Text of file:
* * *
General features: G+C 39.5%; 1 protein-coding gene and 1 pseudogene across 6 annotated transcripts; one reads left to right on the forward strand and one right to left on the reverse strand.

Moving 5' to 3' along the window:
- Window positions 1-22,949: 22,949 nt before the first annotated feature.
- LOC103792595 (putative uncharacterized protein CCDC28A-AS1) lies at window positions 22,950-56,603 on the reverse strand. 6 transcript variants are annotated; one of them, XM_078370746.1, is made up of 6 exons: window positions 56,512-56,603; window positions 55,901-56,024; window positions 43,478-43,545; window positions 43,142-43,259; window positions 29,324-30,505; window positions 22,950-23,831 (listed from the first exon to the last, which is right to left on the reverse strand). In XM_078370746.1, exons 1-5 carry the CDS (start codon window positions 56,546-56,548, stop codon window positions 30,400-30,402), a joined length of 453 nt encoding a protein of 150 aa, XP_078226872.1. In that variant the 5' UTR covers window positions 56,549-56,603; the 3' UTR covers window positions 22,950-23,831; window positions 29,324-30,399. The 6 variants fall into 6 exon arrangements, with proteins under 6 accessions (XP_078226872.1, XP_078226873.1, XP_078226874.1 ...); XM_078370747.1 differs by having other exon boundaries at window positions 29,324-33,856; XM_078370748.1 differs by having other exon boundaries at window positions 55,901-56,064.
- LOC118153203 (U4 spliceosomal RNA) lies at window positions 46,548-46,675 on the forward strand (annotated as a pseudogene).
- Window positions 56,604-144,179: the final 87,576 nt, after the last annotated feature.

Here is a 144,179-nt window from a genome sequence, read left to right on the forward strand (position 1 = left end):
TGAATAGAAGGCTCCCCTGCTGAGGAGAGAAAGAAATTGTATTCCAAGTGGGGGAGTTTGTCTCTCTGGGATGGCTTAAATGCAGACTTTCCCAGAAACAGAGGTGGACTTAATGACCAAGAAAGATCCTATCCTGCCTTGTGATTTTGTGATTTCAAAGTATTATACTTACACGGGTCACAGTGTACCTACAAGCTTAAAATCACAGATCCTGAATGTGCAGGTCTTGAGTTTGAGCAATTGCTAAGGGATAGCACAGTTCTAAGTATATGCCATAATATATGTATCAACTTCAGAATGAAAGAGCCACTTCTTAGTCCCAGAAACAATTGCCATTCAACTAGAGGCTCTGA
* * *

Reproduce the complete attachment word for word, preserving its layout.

General features: G+C 39.5%; 1 protein-coding gene and 1 pseudogene across 6 annotated transcripts; one reads left to right on the forward strand and one right to left on the reverse strand.

Moving 5' to 3' along the window:
- Window positions 1-22,949: 22,949 nt before the first annotated feature.
- LOC103792595 (putative uncharacterized protein CCDC28A-AS1) lies at window positions 22,950-56,603 on the reverse strand. 6 transcript variants are annotated; one of them, XM_078370746.1, is made up of 6 exons: window positions 56,512-56,603; window positions 55,901-56,024; window positions 43,478-43,545; window positions 43,142-43,259; window positions 29,324-30,505; window positions 22,950-23,831 (listed from the first exon to the last, which is right to left on the reverse strand). In XM_078370746.1, exons 1-5 carry the CDS (start codon window positions 56,546-56,548, stop codon window positions 30,400-30,402), a joined length of 453 nt encoding a protein of 150 aa, XP_078226872.1. In that variant the 5' UTR covers window positions 56,549-56,603; the 3' UTR covers window positions 22,950-23,831; window positions 29,324-30,399. The 6 variants fall into 6 exon arrangements, with proteins under 6 accessions (XP_078226872.1, XP_078226873.1, XP_078226874.1 ...); XM_078370747.1 differs by having other exon boundaries at window positions 29,324-33,856; XM_078370748.1 differs by having other exon boundaries at window positions 55,901-56,064.
- LOC118153203 (U4 spliceosomal RNA) lies at window positions 46,548-46,675 on the forward strand (annotated as a pseudogene).
- Window positions 56,604-144,179: the final 87,576 nt, after the last annotated feature.

Here is a 144,179-nt window from a genome sequence, read left to right on the forward strand (position 1 = left end):
TGAATAGAAGGCTCCCCTGCTGAGGAGAGAAAGAAATTGTATTCCAAGTGGGGGAGTTTGTCTCTCTGGGATGGCTTAAATGCAGACTTTCCCAGAAACAGAGGTGGACTTAATGACCAAGAAAGATCCTATCCTGCCTTGTGATTTTGTGATTTCAAAGTATTATACTTACACGGGTCACAGTGTACCTACAAGCTTAAAATCACAGATCCTGAATGTGCAGGTCTTGAGTTTGAGCAATTGCTAAGGGATAGCACAGTTCTAAGTATATGCCATAATATATGTATCAACTTCAGAATGAAAGAGCCACTTCTTAGTCCCAGAAACAATTGCCATTCAACTAGAGGCTCTGA